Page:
Protective Eyewear A Must In Sport Activities

Protective Eyewear a Must in Sport Activities

If there’s one event that brings people across the globe together, it’s the Olympics! And we are eagerly looking forward to the 2018 Winter Olympics to be held in PyeongChang, South Korea from Friday, Feb. 9 onwards. We wish all the participants to give in their best and shine out.

Tens of thousands of sports and recreation-related eye injuries occur each year. The good news is that 90 percent of serious eye injuries are preventable through use of appropriate protective eyewear.

Sports-related eye injuries occur most frequently in baseball, basketball and racket sports. Boxing and full-contact martial arts pose an extremely high risk of serious and even blinding eye injuries. There is no satisfactory eye protection for boxing, although thumbless gloves may reduce the number of boxing eye injuries.

In most sports, vision drives performance. So to excel during competition, you should make sure your eyesight is in top shape. Even if you have 20/20 vision, the right sports eyewear can reduce glare and enhance contrast to help you see even better and react faster.

Protective Eye Wear

  • For most repair projects and activities around the home, standard ANSI-approved protective eyewear will be sufficient.

Protective Eyewear a Must in Sport Activities

  • In sports like baseball, ice hockey and men’s lacrosse, a helmet with a polycarbonate (an especially strong, shatterproof, lightweight plastic) face mask or wire shield should be worn at all times. It is important that hockey face masks be approved by the Hockey Equipment Certification Council.
  • Protective eyewear with polycarbonate lenses should be worn for sports such as basketball, racquet sports, soccer and field hockey. Choose eye protectors that have been tested to meet the American Society of Testing and Materials (ASTM) standards or that pass the CSA racquet sports standard.
  • Ski goggles should be considered a must on the slopes, and face shields (either “cages” or clear polycarbonate shields) should always be worn by catchers in baseball or softball, and by anyone playing hockey, football or paintball.

Although kids may resist the idea of wearing safety glasses during sports, parents and coaches should insist. And if you or your child play paintball, do so only at facilities that require continuous wear of polycarbonate shields. Safety eyewear also is a requirement for participation in Little League baseball.

Protective Eyewear a Must in Sport Activities


Sport Recommended Eyewear Features
Badminton Protective sports eyewear (goggles or glasses made with polycarbonate or Trivex lenses).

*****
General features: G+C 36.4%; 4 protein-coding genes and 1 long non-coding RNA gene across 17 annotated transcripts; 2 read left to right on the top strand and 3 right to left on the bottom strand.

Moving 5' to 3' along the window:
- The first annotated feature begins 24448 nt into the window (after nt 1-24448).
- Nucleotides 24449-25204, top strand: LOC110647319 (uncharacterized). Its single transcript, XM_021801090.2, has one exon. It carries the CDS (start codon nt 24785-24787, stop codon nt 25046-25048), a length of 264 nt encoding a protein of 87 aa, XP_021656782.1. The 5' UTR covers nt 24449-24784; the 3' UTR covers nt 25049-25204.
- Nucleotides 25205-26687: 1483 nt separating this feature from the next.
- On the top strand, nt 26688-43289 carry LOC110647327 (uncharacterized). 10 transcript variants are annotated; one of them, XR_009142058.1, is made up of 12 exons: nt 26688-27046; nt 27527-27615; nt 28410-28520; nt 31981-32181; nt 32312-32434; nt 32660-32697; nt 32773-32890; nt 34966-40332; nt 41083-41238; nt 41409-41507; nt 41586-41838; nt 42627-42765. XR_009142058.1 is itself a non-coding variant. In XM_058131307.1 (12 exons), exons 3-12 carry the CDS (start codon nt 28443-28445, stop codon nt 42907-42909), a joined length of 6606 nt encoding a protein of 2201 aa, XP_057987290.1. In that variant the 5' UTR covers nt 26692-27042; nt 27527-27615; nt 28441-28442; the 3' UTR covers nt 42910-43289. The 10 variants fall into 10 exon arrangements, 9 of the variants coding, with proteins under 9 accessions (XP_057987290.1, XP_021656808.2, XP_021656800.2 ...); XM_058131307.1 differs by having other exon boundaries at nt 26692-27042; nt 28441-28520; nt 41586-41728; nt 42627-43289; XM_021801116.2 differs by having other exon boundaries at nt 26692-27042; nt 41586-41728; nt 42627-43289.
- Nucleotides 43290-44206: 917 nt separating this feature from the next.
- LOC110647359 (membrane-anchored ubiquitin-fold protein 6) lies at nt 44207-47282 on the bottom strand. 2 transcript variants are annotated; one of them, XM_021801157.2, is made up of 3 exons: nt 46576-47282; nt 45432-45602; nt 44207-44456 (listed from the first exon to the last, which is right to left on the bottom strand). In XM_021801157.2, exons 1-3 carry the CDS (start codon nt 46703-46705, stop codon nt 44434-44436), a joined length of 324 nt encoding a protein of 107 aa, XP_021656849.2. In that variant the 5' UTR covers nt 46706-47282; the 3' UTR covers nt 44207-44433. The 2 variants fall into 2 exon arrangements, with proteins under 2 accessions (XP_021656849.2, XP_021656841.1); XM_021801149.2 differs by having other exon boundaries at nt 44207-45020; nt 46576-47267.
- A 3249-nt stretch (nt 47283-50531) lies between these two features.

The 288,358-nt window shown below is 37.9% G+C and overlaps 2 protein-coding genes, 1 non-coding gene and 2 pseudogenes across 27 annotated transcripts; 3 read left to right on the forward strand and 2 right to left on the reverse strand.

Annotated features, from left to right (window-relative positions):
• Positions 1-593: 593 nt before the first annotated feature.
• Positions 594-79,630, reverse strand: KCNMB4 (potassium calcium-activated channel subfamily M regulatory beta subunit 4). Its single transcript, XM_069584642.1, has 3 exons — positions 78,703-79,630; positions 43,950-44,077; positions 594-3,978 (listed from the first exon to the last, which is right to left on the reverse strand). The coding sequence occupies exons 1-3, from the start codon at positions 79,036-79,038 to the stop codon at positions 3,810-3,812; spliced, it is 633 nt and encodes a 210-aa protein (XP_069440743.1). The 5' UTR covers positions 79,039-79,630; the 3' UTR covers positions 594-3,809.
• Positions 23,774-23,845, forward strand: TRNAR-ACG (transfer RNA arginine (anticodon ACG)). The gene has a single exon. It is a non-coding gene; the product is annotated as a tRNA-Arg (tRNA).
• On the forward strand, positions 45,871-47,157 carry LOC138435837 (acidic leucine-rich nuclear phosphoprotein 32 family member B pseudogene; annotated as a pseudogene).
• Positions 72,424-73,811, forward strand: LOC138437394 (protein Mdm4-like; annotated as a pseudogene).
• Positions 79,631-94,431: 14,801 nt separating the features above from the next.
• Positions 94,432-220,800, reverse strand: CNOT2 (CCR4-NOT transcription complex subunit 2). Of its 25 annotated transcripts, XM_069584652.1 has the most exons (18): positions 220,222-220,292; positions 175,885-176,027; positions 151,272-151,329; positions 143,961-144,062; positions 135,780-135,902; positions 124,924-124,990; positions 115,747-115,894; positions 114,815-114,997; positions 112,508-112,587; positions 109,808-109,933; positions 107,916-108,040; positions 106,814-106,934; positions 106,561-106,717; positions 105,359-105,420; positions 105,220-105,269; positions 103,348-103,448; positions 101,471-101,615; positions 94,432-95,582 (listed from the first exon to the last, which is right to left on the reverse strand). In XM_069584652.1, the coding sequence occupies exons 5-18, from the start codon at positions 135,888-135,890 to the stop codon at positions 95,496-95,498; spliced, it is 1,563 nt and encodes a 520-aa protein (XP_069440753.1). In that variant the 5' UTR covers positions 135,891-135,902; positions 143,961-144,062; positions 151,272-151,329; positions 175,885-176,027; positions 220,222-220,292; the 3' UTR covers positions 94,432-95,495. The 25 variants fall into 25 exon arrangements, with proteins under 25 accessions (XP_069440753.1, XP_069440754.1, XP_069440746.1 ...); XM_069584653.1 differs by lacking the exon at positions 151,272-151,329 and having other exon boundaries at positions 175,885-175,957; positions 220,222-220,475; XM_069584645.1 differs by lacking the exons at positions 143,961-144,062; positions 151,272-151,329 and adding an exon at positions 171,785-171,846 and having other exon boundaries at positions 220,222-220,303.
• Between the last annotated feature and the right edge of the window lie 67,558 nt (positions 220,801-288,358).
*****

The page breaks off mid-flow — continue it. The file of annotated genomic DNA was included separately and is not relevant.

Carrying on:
Baseball For batting and base running: Helmet with attached polycarbonate face shield.

For fielding: Sports goggles or sport sunglasses with shatter-proof lenses and an attached head strap.

Basketball Wraparound sports goggles or glasses.
Bicycling Performance sunglasses with anti-fog and anti-scratch lens coatings.
Boxing There is no protective eyewear for boxing. Keep in mind the risks you take when stepping into the ring and make sure you get regular eye exams to check for scratched corneas (corneal abrasion) and retinal detachment.
Fencing Full-face protective mask made of a fine mesh of rigid metal.
Field Hockey All players: Sports goggles with secure head straps.

Goalies: Full helmets and face masks.

Fishing Polarized sunglasses with anti-reflective coating.
Football Polycarbonate shield attached to helmet.
Golf Polarized sports sunglasses.
Handball Sports goggles with polycarbonate or Trivex lenses.
Hunting and Shooting Polarized, shatter-resistant shooting glasses.
Ice Hockey Full-face helmet.
Lacrosse Form-fitting and padded face mask.
Paintball Full-face helmet.
Racquetball Sports goggles with polycarbonate or Trivex lenses.
Skiing and Snowboarding Ski goggles or wraparound polarized sunglasses with mirror-coated lenses.
Soccer Sports goggles.
Softball For batting and base running: Helmet with attached polycarbonate face shield.

For fielding: Sports goggles or sunglasses with shatter-proof lenses with an attached head strap.

Squash Sports goggles or glasses.
Street Hockey All players: Sports goggles with secure head straps.

Goalies: Full helmets and face masks.

Swimming and Diving Swim goggles and diving masks.
Tennis Sport sunglasses with a lightweight wraparound sport frame and polycarbonate lenses.
Track and Field Lightweight wraparound sport frame with polycarbonate lenses to protect against wind and debris.
Volleyball Sports goggles or sunglasses.
Water Polo Swim goggles with polycarbonate or Trivex lenses.

Getting the best possible eyewear to maximize your sports performance starts with your eyeglasses prescription. Make sure your prescription is up-to-date, and tell your eye doctor which sports you enjoy.



The Content is not intended to be a substitute for professional medical advice, diagnosis, or treatment. Always seek the advice of your physician or other qualified health provider with any questions you may have regarding a medical condition.

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